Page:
Shirley Temples are a sentimental drink for me. I apparently downed eight of them as the flower girl at my Uncle Pat’s wedding in 1998. Feeling the power of my flower-girl status (and the sugar, let’s be real here), I twirled at the reception in my off-white dress, my 5-year-old frame nearly engulfed by tulle and chiffon.
“Why does the bow go in the back?” I badgered my mother throughout the event. “It’s a pretty bow, and I want to see it!” Fashion still befuddles me, for the record.
I was the expert Shirley Temple mixologist at my youngest sister’s birthday party one year. Never am I more hungry with power than when pouring grenadine into the fancy, special-occasion-only goblets.
That beloved, syrupy drink returned to the forefront this week, though I wasn’t raging like 5-year-old Taylor. “You’re going to go to this happy hour, you’re going to order a Shirley Temple and you’re going to meet some lovely people.” In the spirit of recovering from an ongoing illness, I’m taking some time off drinking. I’m studying for the LSAT. I’m training for my second half marathon. I’m listening to my body.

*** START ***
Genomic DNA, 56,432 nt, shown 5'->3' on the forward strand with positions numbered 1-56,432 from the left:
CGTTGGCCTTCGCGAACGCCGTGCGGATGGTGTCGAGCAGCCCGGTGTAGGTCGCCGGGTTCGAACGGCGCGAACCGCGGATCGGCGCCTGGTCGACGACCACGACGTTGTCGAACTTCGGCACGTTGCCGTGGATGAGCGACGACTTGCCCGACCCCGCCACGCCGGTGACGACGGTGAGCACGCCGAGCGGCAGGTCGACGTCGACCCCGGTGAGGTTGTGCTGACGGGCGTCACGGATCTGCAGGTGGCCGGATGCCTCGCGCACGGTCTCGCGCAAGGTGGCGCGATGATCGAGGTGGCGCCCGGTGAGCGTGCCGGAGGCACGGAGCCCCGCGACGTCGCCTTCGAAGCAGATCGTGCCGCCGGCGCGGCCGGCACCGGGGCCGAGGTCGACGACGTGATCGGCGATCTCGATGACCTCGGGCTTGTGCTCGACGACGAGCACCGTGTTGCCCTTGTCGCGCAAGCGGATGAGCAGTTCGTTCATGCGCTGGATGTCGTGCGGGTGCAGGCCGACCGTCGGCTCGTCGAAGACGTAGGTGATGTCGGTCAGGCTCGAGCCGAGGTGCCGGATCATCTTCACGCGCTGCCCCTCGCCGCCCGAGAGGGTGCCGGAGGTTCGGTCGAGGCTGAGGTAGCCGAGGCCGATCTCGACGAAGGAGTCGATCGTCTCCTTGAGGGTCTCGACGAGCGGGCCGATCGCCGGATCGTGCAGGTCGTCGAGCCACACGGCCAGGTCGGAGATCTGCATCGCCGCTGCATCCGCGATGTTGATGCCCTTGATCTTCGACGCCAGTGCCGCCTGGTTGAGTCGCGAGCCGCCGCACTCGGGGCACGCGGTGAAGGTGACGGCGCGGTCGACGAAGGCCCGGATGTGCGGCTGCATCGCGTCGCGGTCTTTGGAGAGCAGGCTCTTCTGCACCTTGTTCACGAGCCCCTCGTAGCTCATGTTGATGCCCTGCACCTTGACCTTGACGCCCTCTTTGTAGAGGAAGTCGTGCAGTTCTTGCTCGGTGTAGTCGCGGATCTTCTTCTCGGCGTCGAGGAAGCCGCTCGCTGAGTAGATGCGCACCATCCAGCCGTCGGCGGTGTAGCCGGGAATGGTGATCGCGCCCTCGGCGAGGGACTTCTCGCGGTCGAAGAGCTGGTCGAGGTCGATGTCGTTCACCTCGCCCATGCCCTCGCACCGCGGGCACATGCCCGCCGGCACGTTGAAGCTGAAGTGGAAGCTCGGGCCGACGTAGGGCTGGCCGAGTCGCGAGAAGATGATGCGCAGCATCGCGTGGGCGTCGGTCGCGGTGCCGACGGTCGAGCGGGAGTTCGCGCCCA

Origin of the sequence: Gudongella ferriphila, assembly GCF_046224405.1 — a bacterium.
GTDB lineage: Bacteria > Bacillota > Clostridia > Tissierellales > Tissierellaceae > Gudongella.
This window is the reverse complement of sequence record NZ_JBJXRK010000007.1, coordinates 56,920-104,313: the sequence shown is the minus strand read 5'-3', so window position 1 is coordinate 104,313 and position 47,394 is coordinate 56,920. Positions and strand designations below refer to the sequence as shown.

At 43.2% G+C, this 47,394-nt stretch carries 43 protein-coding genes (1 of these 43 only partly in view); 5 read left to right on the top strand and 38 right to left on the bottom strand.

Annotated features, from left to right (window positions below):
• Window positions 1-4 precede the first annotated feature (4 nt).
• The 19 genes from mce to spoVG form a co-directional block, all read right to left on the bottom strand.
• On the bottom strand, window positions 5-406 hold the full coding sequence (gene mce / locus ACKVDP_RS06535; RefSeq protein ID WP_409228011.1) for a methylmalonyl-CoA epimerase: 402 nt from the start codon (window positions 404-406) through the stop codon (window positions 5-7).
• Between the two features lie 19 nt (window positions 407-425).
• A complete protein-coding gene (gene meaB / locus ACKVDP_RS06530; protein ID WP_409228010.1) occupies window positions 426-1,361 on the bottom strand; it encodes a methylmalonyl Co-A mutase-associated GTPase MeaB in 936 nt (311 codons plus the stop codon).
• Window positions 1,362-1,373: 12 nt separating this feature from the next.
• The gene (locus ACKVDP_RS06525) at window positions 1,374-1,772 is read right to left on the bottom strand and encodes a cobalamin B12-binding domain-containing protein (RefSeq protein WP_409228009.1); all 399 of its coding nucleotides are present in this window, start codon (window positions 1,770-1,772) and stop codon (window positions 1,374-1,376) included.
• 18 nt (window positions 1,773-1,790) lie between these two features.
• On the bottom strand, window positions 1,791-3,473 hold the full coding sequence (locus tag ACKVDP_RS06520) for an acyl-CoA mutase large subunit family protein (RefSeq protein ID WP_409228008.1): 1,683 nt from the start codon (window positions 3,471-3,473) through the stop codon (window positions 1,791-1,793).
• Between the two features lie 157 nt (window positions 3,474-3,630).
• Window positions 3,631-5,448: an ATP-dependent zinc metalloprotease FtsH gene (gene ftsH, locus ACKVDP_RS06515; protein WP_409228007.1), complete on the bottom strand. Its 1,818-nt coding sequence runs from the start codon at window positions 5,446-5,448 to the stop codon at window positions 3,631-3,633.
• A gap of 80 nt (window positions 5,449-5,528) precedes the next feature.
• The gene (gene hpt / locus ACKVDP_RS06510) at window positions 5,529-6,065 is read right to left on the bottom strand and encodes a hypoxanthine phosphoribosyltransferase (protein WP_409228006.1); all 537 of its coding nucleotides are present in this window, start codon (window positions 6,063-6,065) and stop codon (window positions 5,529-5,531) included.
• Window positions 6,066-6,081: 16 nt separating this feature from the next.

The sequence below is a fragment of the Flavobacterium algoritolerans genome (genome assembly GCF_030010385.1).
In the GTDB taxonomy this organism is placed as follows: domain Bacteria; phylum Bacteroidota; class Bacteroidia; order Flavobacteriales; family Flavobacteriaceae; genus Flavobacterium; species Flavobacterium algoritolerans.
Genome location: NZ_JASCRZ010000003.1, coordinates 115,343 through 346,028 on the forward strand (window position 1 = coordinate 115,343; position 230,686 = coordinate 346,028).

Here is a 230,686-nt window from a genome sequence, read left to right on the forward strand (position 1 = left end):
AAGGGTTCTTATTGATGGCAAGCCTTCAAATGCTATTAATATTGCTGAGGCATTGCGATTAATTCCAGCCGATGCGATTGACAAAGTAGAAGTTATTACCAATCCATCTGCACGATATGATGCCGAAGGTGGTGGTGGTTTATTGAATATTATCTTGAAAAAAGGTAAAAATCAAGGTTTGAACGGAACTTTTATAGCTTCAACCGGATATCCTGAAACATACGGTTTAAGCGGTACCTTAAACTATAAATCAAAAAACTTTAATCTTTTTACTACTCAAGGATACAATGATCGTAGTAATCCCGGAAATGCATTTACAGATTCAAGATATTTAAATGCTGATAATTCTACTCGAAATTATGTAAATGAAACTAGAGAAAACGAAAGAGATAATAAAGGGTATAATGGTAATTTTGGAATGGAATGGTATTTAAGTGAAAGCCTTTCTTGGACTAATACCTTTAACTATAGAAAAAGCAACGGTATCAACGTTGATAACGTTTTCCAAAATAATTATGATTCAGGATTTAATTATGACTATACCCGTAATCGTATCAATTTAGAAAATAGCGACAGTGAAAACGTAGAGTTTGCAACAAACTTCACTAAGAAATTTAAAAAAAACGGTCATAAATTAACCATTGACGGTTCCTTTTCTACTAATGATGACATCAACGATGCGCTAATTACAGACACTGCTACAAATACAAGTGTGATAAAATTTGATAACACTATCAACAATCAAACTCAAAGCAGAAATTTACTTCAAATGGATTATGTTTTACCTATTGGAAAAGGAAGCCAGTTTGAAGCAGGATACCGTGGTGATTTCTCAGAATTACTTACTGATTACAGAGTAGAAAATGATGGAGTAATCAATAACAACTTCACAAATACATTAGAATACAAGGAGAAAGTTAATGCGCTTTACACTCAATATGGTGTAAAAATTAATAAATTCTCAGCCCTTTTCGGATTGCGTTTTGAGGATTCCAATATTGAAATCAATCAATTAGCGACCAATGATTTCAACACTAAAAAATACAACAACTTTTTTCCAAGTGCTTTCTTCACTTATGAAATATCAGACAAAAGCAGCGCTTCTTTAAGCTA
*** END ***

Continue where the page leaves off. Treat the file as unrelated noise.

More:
I went to the happy hour, skipped the more conspicuous pop option and went straight for a time-honored Shirley Temple. I met some lovely people, had lovely conversations and no one asked me why I didn’t have a beer in my hand (but I do miss beer).
It was one of those, “Quit worrying that other people are watching. They’re not. And even if they were, who the hell cares?” moments. All it took was a little happy-hour reluctance to remind me that alcohol isn’t synonymous with good conversation, I can drink whatever I want and I don’t owe anyone an explanation or anything else.
It’s Friday night, and I’m off to a happy hour with my friends. I’ll skip my usual Manhattan for a Shirley Temple. At least there’s still a cherry on top.